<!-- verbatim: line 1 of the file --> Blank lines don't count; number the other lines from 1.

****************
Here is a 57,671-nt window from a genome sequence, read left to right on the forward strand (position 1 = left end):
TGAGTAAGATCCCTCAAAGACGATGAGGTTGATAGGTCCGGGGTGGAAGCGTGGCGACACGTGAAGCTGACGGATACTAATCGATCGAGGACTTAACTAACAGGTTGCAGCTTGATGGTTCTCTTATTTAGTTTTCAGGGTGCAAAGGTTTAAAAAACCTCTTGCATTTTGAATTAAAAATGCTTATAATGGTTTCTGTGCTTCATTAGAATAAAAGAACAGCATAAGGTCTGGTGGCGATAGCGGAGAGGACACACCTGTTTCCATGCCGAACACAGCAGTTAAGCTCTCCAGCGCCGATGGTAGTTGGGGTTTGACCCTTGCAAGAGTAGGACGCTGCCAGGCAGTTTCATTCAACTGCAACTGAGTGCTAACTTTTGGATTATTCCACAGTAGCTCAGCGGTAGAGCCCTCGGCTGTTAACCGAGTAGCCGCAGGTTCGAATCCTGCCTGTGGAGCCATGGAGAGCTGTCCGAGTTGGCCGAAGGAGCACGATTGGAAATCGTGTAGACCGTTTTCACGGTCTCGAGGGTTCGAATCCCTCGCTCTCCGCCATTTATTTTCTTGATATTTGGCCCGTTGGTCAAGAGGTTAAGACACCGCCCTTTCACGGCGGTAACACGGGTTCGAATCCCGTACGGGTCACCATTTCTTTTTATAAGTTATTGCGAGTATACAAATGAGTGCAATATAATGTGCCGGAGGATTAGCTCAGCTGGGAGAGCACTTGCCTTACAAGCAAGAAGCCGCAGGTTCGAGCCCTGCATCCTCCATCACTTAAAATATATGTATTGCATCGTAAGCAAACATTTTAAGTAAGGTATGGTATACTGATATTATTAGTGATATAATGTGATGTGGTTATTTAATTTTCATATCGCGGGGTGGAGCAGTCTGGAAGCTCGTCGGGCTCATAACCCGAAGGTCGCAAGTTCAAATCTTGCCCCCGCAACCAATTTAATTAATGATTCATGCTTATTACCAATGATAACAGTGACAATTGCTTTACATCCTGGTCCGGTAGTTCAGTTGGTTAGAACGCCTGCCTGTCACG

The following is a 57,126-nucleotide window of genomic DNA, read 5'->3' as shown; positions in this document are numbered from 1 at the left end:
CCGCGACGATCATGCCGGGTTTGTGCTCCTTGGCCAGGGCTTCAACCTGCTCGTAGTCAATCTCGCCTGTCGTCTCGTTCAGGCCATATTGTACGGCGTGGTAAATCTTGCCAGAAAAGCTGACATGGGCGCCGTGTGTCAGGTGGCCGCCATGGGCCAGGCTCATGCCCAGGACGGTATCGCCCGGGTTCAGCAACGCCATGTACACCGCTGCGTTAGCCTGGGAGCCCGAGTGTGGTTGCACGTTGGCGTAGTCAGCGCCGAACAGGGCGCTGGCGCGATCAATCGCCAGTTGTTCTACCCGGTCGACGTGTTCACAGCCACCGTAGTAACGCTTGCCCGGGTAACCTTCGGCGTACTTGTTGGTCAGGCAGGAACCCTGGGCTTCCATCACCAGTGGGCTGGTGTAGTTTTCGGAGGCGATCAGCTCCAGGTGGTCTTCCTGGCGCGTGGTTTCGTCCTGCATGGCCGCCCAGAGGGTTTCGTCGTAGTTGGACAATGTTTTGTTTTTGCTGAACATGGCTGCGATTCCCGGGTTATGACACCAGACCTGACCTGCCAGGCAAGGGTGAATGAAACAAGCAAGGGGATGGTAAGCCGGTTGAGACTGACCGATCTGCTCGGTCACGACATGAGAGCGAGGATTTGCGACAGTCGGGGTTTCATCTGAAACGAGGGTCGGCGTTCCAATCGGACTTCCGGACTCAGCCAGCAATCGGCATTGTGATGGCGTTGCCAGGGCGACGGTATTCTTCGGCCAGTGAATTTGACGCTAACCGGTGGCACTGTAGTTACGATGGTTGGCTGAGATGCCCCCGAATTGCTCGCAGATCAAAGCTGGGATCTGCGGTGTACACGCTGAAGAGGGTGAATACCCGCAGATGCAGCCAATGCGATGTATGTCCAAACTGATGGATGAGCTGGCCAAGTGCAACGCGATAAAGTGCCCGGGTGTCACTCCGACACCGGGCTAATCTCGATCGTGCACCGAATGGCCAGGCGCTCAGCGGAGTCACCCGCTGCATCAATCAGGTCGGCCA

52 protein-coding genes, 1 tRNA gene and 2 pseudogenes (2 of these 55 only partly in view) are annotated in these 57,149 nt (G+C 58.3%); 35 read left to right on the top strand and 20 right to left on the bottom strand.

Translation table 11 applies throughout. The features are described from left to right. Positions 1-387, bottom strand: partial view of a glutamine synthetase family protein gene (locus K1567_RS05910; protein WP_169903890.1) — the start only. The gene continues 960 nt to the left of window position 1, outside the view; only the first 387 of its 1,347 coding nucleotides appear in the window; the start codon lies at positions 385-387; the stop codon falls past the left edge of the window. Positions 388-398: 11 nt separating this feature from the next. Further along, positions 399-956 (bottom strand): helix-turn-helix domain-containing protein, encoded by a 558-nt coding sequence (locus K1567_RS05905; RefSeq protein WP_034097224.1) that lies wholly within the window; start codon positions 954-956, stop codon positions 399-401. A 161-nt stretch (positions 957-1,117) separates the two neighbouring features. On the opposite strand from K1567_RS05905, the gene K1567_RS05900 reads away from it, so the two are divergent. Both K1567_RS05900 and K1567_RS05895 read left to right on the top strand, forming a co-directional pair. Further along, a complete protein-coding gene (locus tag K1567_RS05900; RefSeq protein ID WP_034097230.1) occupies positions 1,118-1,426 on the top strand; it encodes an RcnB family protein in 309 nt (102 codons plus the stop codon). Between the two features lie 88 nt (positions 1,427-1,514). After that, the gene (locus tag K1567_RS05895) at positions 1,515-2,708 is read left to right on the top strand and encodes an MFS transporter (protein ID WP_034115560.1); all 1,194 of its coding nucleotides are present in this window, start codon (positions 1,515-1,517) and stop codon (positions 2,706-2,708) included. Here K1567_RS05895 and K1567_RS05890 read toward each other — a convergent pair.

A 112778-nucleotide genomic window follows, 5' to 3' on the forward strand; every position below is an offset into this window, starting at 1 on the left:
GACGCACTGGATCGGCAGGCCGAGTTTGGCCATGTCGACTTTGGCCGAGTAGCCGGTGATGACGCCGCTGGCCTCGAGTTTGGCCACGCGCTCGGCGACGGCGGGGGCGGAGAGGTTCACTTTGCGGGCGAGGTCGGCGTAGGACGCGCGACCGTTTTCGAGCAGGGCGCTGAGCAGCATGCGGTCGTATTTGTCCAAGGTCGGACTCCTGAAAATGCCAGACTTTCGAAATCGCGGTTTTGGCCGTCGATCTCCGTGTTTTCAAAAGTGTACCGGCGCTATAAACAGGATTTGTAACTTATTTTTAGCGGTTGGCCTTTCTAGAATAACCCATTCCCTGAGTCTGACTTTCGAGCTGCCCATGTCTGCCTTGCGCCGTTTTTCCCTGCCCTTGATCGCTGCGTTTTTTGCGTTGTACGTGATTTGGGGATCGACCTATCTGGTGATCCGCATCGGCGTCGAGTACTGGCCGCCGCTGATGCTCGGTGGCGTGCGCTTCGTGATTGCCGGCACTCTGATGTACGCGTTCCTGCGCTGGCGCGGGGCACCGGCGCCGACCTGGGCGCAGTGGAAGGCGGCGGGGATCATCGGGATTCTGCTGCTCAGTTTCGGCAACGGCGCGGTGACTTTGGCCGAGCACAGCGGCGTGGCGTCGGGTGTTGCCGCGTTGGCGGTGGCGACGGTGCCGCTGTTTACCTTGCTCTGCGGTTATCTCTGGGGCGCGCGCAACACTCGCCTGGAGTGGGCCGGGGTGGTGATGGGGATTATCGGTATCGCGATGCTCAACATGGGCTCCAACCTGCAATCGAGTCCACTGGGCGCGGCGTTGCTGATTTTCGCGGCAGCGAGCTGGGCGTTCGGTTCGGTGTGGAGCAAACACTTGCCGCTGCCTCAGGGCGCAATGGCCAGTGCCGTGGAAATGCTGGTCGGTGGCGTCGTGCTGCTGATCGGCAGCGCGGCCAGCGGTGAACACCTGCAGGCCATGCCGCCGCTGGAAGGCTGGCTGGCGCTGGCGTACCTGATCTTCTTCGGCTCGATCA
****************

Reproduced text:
Here is a 57,671-nt window from a genome sequence, read left to right on the forward strand (position 1 = left end):